“And this is my prayer: that your love may abound more and more in knowledge and depth of insight, so that you may be able to discern what is best and may be pure and blameless until the day of Christ, filled with the fruit of righteousness that comes through Jesus Christ—to the glory and praise of God.” (Philippians 1:9–11 NIV)
This is not a “normal” blog for me, but it is a subject I feel like I need to discuss considering what my job title is. I just got back from spending time with my family in Colorado, and it seems like every time it was uttered that I am Student Minister to strangers I got the same, troubling response. The response was always a negative story about how a family member, friend or acquaintance was a Youth Minister and is now in jail for carrying on inappropriate relationships with students. In reality it only came up 2 or 3 times, but it is something I am always sensitive to consider what I do. To be completely honest, these stories always initially make me want to resign from working with students altogether because they are so disturbing. But what I come back to is that the world needs more people to love students, and fight for their hearts, while maintaining complete integrity in our world today. This is what we strive to do at Harris Creek in our Student Ministries.
But gone are the 1990s where you could give kids rides home, visit their family on vacation, or spend quality one-on-one time with a student. I hate this reality, but I believe it is true nonetheless. The stories I mentioned above are becoming more and more frequent and it makes what youth workers do extremely difficult. We live in a world where one accusation by a student can land you in jail, whether it is true or false. We also live in a world where good people put themselves in situations that are compromising and end up falling. Finally, we live a world where people are predators and will work for years to build trust with individuals only to take advantage of them. So, considering these facts, we have put certain rules in place at Harris Creek that anyone who works with students (Middle School, High School, and College aged) must abide by. Like every rule, there are obviously extenuating circumstances that allow for rules to be bent, but those times are the exception and not the norm. This is not an exhaustive list, but is a list of some of our rules that I could think of off the top of my head:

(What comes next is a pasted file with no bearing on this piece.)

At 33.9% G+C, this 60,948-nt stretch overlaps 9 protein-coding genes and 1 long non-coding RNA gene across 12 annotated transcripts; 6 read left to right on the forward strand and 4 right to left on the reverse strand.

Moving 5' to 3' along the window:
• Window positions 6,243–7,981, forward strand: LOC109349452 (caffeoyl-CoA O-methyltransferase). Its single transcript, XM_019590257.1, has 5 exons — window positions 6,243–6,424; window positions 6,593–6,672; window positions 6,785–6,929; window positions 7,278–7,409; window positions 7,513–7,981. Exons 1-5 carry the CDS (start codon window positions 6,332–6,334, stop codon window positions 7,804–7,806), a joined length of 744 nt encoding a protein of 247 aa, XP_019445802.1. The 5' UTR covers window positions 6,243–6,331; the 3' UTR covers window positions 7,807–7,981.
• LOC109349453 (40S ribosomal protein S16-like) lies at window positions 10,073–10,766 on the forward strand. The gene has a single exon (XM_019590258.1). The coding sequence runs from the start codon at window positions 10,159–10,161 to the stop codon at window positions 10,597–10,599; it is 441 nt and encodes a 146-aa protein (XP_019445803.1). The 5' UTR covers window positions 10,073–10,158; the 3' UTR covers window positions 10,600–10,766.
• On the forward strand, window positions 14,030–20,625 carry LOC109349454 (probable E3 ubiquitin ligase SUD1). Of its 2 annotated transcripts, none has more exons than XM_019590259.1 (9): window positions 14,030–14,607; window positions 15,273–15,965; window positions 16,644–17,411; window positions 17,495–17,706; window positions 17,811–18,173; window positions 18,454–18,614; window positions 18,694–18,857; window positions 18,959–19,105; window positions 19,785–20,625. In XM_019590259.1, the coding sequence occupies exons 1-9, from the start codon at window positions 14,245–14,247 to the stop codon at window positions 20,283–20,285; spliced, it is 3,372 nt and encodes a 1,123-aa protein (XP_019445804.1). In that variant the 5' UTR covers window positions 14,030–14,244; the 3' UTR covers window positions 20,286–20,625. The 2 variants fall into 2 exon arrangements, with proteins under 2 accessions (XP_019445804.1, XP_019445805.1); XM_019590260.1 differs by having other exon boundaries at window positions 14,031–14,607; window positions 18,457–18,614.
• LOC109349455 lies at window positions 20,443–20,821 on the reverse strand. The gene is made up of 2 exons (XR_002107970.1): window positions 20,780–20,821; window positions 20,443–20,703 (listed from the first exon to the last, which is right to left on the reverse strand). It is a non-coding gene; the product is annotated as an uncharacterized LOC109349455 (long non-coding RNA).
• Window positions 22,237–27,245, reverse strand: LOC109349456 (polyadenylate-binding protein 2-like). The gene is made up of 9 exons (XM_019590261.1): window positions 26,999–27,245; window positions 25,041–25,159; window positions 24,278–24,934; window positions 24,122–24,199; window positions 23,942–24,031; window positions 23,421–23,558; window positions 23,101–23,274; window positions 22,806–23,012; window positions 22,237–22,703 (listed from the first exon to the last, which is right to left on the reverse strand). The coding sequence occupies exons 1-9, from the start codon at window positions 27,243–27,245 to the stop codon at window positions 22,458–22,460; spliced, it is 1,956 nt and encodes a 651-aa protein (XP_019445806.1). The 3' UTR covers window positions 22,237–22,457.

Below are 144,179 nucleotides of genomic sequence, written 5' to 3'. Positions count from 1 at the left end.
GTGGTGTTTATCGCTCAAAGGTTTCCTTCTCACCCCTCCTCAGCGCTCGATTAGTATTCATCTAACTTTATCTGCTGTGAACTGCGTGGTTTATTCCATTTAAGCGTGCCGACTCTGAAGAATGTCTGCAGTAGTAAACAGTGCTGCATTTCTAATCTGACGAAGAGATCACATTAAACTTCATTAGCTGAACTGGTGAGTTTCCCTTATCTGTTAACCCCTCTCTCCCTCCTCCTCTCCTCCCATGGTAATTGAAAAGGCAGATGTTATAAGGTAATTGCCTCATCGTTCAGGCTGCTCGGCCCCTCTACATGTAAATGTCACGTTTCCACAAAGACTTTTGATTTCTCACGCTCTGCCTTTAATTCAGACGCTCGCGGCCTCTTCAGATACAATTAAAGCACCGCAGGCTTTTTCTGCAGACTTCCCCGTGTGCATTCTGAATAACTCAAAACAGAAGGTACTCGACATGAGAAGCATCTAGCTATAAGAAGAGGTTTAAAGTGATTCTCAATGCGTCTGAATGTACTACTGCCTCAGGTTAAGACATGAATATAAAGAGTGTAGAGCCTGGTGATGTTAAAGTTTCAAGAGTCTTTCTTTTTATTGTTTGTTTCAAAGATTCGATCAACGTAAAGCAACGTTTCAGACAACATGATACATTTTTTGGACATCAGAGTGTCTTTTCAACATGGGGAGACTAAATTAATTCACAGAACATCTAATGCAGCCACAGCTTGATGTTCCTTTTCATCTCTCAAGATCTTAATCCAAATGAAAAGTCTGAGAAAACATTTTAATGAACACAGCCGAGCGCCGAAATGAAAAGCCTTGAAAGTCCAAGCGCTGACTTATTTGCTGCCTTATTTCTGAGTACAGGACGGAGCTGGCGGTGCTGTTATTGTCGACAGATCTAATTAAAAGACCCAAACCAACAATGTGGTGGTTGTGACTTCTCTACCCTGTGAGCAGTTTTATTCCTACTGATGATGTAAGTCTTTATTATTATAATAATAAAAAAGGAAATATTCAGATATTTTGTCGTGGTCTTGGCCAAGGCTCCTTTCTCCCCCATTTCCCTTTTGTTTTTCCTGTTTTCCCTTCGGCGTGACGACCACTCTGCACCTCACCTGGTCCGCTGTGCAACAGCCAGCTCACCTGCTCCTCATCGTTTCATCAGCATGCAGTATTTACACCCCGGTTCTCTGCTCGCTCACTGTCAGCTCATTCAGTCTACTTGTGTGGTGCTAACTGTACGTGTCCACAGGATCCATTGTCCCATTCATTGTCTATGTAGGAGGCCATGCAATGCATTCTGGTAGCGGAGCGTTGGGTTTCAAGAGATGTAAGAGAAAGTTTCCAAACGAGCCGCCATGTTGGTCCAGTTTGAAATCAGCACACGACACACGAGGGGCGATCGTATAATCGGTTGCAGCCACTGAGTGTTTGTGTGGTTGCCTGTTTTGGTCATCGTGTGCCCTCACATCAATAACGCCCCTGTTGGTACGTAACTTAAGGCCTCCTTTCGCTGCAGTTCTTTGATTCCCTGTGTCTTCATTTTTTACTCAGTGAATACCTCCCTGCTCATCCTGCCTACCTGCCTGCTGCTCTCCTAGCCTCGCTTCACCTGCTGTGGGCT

- It is NEVER appropriate to be alone with a student. This means that at least two adults have to wait until the last student is picked up from the event. This also means that we do not allow adults to ride in cars alone with one student.
- When communicating with students, make it public for everyone to see. Instead of sending a text message or email, why not post it on their public wall on Facebook? This has an added advantage built in that allows us to see who is doing “contact work” with students on a regular basis. It also tends to be a self-esteem builder for students who get encouraged and the whole world can see it. If you do send a text message or email, copy another leader on that message so you have accountability built in. A phrase I say and hear all the time is, “Did you copy me on that?” This is a constant reminder to be public and above board with your communication.
- If you are counseling a student, you need to pull another leader in with you (preferably their Life Group leader). If you cannot do this for legal reasons, you must do it in plain sight of a crowd or another adult. While privacy is important, it is not worth compromising your integrity.
- Each volunteer and staff member (yes, male and female) must have some sort of Internet filtering device on their computers (at home and work). I recommend Safe Eyes or XXX Watch to our leaders. I also ask that our volunteers sign up other leaders as your accountability partners through this software.
- We do not allow our staff members or leaders to meet with individuals of the opposite sex one-on-one. This means you have to get creative when students or other leaders want to get to know you. Invite your spouse, another leader, or a staff member in on the meeting.
- No question is out of bounds and no one is “above reproach.” This means we can and must call each other on these rules and ask the tough questions of one another. I am convinced that most of the good people that end up making bad choices are ones that never had minor warning signs checked by other individuals. This is the most difficult of all of the rules to put into a culture, and we are still working on it to be honest, but I believe it is absolutely essential to maintaining purity in today’s world.
- Every worker that volunteers with students must complete a background screening process provided by an independent company from the church. For us, this even means adults with children in the Student Ministry who bring food on Sunday nights and never directly contact students. This is a simple process that costs little money and time when you weigh it against the benefits.
While these rules seem to be no-brainers, you would be shocked to see how difficult it is to have individuals uphold them. While some of them may seem a little extreme, I believe they are completely necessary considering the environment around us today. As I said earlier, we try not to be Pharisaical when enforcing these rules, but they are rules that everyone that serves in our Student Ministries at Harris Creek must abide by. My prayer is that those who have a passion for reaching students for Christ will begin to fight for a reputation of purity and righteousness, for the glory of God.